Cheap Airfare Step 9: Alternative airlines

The big US airlines and Europe's old guard flag carriers no longer hold a monopoly on flights across the Pond

You'd be forgiven for believing that the only way to fly across the Atlantic was on either (a) one of the major US carriers like American Airlines, Delta, United, and such, or (b) one of Europe's "flag carrier" airlines, the formerly national carriers (now technically privatized, but still largely state-supported) such as British Airways, Air France, Alitalia, Lufthansa, etc.

You'd be wrong, but you'd be forgiven.

That's because chances are no one's ever taken you aside and whispered in your ear names like LTU, Martinair, and Air Plus Comet. Those are just a few of the alternative transatlantic carriers that often charge far less than the Big Boys to fly you from the USA or Canada to—in these particular cases—Germany, the Netherlands, and Spain, respectively.

The best news is that roundtrip fares from the US start at $348 to Germany, $399 to Spain, $576 to Ireland, and $649 to Italy—and that's during the summer high season!

So Where Did These Alternative Transatlantic Airlines Come From?

Some of these guys—like Germany's Condor —are former charter or regional feeder airlines that are now striking out on their own with regularly scheduled services sold directly to the public (rather than via a tour company or branded under a major carrier).

Then there are those that blur the line between traditional carrier and budget alternative. Virgin Atlantic ( was started expressly to compete against a major airline (British Airways) on its own turf by plying the transatlantic routes as a full-fledged rival.

Aer Lingus arrived in this category from the other direction by reinventing itself as an inexpensive hybrid airline somewhere between a traditional carrier and a no-frills airline.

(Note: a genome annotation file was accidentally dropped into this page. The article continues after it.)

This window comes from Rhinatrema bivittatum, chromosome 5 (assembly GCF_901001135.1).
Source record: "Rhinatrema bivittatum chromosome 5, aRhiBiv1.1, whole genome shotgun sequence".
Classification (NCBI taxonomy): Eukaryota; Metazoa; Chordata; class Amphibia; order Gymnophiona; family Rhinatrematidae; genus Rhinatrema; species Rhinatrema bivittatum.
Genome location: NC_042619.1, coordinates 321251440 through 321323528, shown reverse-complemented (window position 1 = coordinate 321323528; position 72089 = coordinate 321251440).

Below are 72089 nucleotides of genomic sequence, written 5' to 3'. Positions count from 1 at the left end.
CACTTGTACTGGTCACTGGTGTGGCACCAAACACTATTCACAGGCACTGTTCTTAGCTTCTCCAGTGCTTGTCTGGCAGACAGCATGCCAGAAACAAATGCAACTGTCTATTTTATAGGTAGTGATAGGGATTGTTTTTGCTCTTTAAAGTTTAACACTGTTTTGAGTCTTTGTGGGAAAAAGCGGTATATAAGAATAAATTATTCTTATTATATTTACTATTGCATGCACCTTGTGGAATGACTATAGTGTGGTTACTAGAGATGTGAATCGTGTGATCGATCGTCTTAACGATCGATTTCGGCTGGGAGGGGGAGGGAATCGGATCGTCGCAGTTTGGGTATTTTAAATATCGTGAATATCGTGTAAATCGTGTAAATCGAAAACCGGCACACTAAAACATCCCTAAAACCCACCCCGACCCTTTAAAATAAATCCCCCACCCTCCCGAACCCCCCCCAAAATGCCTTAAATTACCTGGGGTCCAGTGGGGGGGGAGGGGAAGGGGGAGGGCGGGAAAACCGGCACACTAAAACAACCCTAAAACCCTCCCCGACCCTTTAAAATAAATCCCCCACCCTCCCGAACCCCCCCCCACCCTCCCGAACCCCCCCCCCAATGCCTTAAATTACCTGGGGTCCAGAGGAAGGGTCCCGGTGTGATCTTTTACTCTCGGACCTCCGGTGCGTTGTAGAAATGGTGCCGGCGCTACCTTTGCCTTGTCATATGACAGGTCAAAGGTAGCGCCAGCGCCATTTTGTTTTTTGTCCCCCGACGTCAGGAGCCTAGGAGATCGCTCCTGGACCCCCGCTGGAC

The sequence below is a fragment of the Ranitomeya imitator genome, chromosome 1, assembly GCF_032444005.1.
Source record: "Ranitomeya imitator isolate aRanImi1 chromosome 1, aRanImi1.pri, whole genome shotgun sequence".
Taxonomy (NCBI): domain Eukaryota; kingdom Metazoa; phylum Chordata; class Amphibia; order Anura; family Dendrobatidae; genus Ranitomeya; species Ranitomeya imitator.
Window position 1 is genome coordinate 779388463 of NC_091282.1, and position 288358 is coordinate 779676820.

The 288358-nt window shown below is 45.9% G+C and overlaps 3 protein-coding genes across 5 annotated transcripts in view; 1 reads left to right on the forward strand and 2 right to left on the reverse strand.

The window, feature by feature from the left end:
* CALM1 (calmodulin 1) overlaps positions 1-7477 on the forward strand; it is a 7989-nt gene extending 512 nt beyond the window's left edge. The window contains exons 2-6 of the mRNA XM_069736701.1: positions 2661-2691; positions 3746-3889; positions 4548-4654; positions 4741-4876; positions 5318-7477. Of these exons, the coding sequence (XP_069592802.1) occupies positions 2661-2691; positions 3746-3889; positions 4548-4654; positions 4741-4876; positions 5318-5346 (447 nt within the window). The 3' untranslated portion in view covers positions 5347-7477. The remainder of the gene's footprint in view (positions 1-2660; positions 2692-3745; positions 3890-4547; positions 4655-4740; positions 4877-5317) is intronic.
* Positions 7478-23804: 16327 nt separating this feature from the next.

You can read more on each alternative carrier on the page about transatlantic no-frills airlines.  

But Are They Trustworthy?

Good question. If you've never heard of some of these carriers, would you fly with them?

Well, I don't have all the answers, but I can tell you this: in the fall of 2006, I flew Meridiana ( and it was, in a word, and it was fantastic. I got good service, a comfy seat (well, as comfy as coach class ever gets), and even the latest in seat-back screen technology, allowing me to pick my own movies and other entertainment from a menu of options—all that a a flight direct from New York to Palermo, Sicily without having to change planes in Rome and for a mere $350 roundtrip plus taxes.

I do trust that each of the alternative airlines mentioned here are legitimate business, every bit as capable as a major airline is of getting you from point A (America) to point B (Europe) safely, and often far more inexpensively.

A lot of folks worry that a smaller airlines has a higher chance of going belly-up between the time you buy tickets and the day of the flight. That is a bit illogical.

Frankly I'm more concerned about the future of all those major US carriers wallowing in, or flirting with, Chapter 11. Any airline, no matter how large or important, can go out of business overnight. Just ask anyone who once worked for such massive, standard-bearer, household-name airlines as Eastern, PanAm, or TWA.

I figure these scrappy little guys have just as much of a chance of staying in business as any airline these days. Keep in mind that only a few of these alternative airlines to Europe are actually recent start-ups. Most have been operating for years if not decades. It's just that they've been (heh) flying under the radar of public awareness.

In many cases, they've heretofore been serving as charter airlines whose names were known only to the travel agents and tour companies that booked them, or as regional carriers operating under a contract with (and under the name of) a more famous airline.

» more on Specific alternative airlines

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This article was by Reid Bramblett and last updated in June 2012.
All information was accurate at the time.

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Copyright © 1998–2013 by Reid Bramblett. Author: Reid Bramblett.